Update Your Privacy Policy Before Selling Your Online Business

Update Your Privacy Policy Before Selling Your Online Business

Selling your website or online business can be a great way to turn your hard work into a big profit. Many prominent figures in our modern society got their start by creating a successful website and then selling it for a lot of money.

If you're considering selling your website or online business, there are some things you need to do when it comes to your Privacy Policy. Disclosing to your users what will happen to their personal information in the event of new ownership or a merger is a good start.

Even if selling your website is just a remote possibility, having a business transfer clause in your Privacy Policy that covers what will happen in this case is a good idea.

Need a Privacy Policy? Our Privacy Policy Generator will help you create a custom policy that you can use on your website and mobile app. Just follow these few easy steps:

  1. Click on "Start creating your Privacy Policy" on our website.
  2. Select the platforms where your Privacy Policy will be used and go to the next step.
  3. PrivacyPolicies.com: Privacy Policy Generator - Select platforms - Step 1

  4. Add information about your business: your website and/or app.
  5. PrivacyPolicies.com: Privacy Policy Generator - Add your business info - Step 2

  6. Select the country:
  7. PrivacyPolicies.com: Privacy Policy Generator - Add your business info - Step 2

  8. Answer the questions from our wizard relating to what type of information you collect from your users.
  9. PrivacyPolicies.com: Privacy Policy Generator - Answer questions from our wizard - Step 3

  10. Enter your email address where you'd like your Privacy Policy sent and click "Generate".

    PrivacyPolicies.com: Privacy Policy Generator - Enter your email address - Step 4

    And you're done! Now you can copy or link to your hosted Privacy Policy.

What's a Privacy Policy?

What's a Privacy Policy?

A Privacy Policy is an agreement found on most websites and mobile apps that discloses how and why the app or website collects and uses personal data from its users.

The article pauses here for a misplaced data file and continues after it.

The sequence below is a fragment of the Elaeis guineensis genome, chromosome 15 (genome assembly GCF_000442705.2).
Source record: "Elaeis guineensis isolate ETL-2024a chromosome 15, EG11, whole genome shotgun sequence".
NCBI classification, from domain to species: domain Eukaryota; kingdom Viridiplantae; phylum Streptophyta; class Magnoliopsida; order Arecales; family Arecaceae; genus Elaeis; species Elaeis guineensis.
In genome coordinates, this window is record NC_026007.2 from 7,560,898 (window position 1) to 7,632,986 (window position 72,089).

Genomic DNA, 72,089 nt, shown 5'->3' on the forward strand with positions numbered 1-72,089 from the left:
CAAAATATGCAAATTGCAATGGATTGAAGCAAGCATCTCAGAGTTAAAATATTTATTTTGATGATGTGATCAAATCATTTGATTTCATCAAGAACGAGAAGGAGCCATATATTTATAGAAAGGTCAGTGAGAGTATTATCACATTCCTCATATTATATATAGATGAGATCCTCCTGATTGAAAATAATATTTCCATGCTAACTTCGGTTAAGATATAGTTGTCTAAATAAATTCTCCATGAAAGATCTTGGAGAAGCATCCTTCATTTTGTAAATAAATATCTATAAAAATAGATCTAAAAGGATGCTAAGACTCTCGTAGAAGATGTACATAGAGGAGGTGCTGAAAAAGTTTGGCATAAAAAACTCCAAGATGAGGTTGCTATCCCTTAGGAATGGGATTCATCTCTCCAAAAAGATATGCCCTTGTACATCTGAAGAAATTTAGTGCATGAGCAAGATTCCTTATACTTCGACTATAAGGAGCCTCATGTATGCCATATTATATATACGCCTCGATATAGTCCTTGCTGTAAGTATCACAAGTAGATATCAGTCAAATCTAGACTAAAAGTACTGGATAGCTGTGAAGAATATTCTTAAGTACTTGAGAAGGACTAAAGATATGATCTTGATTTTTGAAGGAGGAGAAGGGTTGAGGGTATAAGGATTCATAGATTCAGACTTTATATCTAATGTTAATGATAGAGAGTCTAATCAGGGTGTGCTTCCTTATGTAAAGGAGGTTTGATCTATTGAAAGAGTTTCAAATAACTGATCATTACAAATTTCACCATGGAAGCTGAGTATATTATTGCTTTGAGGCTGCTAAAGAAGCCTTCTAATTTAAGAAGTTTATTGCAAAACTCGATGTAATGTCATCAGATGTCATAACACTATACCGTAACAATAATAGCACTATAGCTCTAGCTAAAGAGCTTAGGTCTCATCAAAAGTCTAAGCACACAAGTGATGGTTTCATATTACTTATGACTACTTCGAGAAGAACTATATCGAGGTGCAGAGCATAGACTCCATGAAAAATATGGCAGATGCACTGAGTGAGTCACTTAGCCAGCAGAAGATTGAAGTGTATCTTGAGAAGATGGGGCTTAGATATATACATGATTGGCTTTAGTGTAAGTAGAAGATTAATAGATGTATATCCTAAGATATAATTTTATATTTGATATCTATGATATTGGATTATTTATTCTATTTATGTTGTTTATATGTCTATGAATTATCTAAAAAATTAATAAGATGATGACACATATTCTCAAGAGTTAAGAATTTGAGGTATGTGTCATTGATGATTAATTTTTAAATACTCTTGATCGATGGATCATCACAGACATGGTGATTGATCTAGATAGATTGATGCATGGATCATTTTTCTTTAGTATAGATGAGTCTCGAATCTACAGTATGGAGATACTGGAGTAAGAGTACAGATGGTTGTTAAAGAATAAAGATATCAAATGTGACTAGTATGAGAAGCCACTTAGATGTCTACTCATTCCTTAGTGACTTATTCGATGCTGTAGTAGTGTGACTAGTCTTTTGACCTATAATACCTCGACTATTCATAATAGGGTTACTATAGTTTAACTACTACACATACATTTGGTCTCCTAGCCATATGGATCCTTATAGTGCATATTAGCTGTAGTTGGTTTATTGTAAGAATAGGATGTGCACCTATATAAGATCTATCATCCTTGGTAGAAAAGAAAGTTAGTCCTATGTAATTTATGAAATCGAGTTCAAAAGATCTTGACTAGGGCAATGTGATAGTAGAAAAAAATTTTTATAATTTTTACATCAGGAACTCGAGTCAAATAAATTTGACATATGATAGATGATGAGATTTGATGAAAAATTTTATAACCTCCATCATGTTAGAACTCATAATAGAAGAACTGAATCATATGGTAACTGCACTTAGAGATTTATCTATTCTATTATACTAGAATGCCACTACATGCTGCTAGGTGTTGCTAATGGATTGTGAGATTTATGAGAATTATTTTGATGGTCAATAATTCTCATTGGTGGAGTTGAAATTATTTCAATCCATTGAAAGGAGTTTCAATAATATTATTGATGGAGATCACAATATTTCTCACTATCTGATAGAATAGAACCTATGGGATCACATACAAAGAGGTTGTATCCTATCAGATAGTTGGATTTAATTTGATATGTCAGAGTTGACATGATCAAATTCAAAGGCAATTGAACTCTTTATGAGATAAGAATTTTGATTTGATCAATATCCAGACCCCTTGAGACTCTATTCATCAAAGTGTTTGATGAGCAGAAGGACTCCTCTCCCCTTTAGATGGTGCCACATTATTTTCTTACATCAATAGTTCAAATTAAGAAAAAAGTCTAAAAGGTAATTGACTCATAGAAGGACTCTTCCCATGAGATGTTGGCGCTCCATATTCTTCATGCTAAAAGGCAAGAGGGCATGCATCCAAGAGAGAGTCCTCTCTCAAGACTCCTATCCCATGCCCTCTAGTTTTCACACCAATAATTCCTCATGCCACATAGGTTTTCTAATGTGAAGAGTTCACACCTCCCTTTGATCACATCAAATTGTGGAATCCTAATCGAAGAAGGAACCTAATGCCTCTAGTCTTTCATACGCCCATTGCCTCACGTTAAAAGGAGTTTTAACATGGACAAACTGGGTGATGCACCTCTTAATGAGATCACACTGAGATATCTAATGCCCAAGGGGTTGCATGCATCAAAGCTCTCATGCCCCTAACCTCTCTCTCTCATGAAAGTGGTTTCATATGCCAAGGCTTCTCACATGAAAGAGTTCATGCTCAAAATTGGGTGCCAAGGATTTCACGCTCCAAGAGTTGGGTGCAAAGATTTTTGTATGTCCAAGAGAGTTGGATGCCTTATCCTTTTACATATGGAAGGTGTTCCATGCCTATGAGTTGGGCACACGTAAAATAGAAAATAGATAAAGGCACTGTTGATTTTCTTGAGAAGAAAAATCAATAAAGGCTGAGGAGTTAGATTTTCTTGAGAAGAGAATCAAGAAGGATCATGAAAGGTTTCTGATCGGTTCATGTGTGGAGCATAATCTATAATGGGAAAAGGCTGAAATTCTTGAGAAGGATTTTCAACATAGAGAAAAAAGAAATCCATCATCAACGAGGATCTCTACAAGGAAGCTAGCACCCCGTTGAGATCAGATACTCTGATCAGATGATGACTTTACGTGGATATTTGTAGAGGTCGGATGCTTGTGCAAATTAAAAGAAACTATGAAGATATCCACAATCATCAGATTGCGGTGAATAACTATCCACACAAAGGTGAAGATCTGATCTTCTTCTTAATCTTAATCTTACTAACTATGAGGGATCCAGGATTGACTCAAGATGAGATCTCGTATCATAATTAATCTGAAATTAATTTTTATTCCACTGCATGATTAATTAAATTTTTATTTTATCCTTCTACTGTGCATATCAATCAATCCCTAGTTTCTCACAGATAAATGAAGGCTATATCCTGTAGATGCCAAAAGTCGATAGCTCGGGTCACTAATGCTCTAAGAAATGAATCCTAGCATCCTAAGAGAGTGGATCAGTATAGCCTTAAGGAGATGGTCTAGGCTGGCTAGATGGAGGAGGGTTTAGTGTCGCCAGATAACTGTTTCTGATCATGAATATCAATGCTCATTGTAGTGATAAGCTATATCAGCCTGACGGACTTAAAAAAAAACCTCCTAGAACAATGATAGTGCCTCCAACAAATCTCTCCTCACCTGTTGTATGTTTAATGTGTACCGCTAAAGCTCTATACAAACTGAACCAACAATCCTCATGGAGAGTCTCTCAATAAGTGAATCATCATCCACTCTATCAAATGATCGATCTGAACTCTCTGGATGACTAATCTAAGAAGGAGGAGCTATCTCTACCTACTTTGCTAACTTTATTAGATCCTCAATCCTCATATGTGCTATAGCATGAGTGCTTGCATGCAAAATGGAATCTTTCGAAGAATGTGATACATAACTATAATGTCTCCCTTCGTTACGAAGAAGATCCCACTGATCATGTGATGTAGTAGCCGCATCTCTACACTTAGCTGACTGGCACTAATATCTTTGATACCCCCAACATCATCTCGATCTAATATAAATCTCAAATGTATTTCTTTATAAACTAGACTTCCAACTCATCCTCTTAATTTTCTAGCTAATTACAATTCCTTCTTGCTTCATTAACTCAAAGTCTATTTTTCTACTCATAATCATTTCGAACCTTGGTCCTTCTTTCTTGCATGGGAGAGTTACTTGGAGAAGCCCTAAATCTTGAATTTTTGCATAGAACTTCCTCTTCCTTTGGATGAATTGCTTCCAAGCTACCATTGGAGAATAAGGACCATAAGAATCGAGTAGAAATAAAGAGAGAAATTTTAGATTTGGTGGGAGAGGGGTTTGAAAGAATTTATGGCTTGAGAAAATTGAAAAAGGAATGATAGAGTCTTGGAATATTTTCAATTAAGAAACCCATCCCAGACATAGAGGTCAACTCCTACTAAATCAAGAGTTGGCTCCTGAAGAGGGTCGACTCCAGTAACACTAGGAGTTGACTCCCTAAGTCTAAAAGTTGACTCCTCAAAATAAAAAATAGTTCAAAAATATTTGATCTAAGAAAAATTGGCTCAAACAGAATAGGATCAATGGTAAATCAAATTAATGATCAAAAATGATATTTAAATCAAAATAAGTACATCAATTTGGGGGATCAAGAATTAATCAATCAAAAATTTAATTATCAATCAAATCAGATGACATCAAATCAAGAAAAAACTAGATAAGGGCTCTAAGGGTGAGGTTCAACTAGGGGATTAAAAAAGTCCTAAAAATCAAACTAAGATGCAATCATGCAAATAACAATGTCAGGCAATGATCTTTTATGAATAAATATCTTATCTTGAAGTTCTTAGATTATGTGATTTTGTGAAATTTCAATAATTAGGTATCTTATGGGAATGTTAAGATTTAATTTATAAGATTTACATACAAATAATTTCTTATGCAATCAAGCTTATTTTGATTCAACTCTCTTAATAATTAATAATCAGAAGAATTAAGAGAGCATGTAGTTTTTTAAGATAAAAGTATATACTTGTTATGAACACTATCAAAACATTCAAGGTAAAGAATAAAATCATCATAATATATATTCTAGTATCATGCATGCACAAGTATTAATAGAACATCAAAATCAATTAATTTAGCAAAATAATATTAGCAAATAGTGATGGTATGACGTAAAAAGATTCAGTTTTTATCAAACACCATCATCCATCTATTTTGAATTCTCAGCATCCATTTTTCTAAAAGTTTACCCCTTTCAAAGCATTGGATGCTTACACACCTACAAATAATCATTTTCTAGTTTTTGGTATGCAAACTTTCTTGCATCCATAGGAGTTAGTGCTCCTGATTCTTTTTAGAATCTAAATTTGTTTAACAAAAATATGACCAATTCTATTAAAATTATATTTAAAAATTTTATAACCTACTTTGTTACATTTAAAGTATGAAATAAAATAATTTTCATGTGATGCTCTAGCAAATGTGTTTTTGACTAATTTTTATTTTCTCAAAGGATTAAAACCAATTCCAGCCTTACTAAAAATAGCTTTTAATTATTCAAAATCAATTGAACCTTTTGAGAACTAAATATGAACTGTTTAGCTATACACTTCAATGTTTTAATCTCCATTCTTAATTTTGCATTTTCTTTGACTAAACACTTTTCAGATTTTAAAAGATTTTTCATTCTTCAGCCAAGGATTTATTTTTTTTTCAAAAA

Depending on which privacy laws the app or website complies with, there are different disclosures that must be made. Many apps and websites also go beyond what is required to provide more information about how they handle personal data and protect the privacy of their users.

Disclosing what will happen to personal data in the event of new ownership or a merger is not a major component of most Privacy Policies. However, it's wise to have a disclosure covering these events if you plan to sell your business in the near or far future.

The overall purpose of a Privacy Policy is to keep your users informed about the personal data that they have entrusted you with, so letting them know what will happen to their personal information when you sell your business to another entity is an important inclusion that your users will certainly appreciate.

What's a Business Transfer Clause?

What's a Business Transfer Clause?

Every day, websites are sold, shut down, or merged with other websites. In all of these cases, the personal data held by these websites has to go somewhere. What is the procedure for the personal data you possess in each of these events?

For those who do have plans to sell their online business or website, you should definitely have a business transfer clause in place. It is your responsibility to keep your users and data subjects informed about your policies and what is being done with their personal information. If you know that your business and/or website will soon be changing ownership along with the personal data affiliated with it, your data subjects have a right to know that.

If, for one reason or another, your website shuts down within the next year, will you simply delete all of the personal information stored on your servers?

If a generous offer arrives tomorrow to buy your website and you decide to sell, will the new owner inherit all of the personal data currently entrusted to you as part of your sale?

Will you have any protections in place to protect the privacy and rights of your users when your business/website is under new ownership? How will your data subjects be notified of a change of ownership, if at all?

Providing answers to these questions along with any other relevant information pertaining to a change in ownership of your online business or website will strengthen the legitimacy of your operation, protect your data subjects, and help any such transaction run smoothly by having procedures in place for the aspect of personal data assets.